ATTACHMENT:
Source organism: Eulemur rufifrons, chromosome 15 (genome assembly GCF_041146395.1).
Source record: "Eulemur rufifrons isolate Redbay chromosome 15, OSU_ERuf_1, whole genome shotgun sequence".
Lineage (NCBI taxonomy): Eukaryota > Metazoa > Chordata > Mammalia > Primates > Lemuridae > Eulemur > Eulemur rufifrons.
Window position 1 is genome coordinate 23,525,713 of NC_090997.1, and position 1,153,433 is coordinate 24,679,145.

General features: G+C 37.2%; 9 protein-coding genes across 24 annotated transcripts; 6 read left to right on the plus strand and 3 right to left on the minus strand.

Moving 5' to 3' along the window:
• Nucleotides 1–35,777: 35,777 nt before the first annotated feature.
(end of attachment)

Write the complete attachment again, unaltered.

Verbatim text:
Source organism: Eulemur rufifrons, chromosome 15 (genome assembly GCF_041146395.1).
Source record: "Eulemur rufifrons isolate Redbay chromosome 15, OSU_ERuf_1, whole genome shotgun sequence".
Lineage (NCBI taxonomy): Eukaryota > Metazoa > Chordata > Mammalia > Primates > Lemuridae > Eulemur > Eulemur rufifrons.
Window position 1 is genome coordinate 23,525,713 of NC_090997.1, and position 1,153,433 is coordinate 24,679,145.

General features: G+C 37.2%; 9 protein-coding genes across 24 annotated transcripts; 6 read left to right on the plus strand and 3 right to left on the minus strand.

Moving 5' to 3' along the window:
• Nucleotides 1–35,777: 35,777 nt before the first annotated feature.